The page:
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CCGs should ‘stand up’ to NHSCB with local authorities, says former DH adviser



http://www.pulsetoday.co.uk/practical-commissioningl

CCGs need to ‘grab the power’ and recognise local authorities as their closest ally against the NHSCB, according to former DH adviser Professor Paul Corrigan.

Speaking at today’s NAPC conference he said the NHS reforms would result in both a ‘stronger centre and stronger localities’.

‘How you play your role in that within your localities isn’t going to be something that’s given to you, it’s something you’re going to have to work out how to do.’

He said the NHSCB would be ‘much stronger’ than the NHS management board is today.

‘Where do you look for someone to stand up with you? It seems to me the answer to that is local government. It’s not important to just have good relations because of the good work that needs to be done for patients, but the good work that needs to be done in strengthening the locality focus of the CCG, if I put this way, against the NHSCB.

‘Local government’s really good at this.

‘Birmingham Council has to stand up publically against central government every day for 130 years and it knows how to do it. If you form an alliance with them (local authorities) then you’re in a very good position with the NHSCB which hasn’t got the faintest idea what local government is.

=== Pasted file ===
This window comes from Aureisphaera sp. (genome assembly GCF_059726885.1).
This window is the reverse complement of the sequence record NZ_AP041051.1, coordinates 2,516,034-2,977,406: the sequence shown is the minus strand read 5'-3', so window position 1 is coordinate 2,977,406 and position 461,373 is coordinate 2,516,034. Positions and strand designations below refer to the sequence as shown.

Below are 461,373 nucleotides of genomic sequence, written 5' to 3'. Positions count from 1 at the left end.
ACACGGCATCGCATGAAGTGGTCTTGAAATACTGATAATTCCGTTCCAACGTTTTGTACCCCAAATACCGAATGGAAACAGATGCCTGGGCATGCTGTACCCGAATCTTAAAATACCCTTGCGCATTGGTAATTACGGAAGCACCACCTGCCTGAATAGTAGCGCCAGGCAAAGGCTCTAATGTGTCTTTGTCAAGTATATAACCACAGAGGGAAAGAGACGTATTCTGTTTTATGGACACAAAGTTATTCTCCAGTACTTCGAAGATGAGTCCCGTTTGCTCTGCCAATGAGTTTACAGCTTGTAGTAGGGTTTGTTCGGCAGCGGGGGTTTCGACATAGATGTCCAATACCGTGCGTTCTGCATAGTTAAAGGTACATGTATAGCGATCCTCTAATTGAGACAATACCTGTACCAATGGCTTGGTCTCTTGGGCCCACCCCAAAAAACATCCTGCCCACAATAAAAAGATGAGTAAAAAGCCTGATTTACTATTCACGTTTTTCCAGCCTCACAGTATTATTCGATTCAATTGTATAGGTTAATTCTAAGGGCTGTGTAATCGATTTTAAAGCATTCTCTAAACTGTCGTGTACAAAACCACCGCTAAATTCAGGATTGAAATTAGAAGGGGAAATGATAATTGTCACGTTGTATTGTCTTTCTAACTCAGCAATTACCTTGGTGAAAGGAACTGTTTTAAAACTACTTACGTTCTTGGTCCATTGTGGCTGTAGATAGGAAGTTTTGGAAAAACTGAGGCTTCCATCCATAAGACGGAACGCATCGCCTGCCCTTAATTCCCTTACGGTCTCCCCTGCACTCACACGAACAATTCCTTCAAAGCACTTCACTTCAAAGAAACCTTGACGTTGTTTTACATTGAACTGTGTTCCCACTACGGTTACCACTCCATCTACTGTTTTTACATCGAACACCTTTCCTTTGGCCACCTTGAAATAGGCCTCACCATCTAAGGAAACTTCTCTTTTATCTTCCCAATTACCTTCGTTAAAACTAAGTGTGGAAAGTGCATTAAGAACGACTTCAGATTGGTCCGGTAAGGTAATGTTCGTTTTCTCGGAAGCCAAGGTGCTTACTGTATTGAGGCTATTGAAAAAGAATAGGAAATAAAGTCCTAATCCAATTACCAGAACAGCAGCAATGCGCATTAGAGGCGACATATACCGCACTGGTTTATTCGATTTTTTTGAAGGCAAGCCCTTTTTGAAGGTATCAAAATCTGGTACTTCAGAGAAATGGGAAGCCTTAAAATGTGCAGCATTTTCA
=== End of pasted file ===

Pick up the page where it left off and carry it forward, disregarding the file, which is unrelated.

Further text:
‘There is virtually no-one in the DH who understands what local government is.

‘Therefore the sort of things that I’m going to do with CCGs is to get them to go and talk to their local authority and go to the local organisation cluster/NHSCB and say “my local authority wouldn’t like that”. Now that’s not saying “I” wouldn’t like it but “we” wouldn’t like it, “as a locality we wouldn’t like it”.

Dr Derek Hopper, NAPC secretary and a GP in north east Lincs, said: ‘We’re a care trust with co-terminosity. We have used the local authority to resist change. They tried to merge us with another PCT we resisted that, they tried to change our ambulance provider and we said we didn’t want that. If it wasn’t for the local authority it wouldn’t have worked.’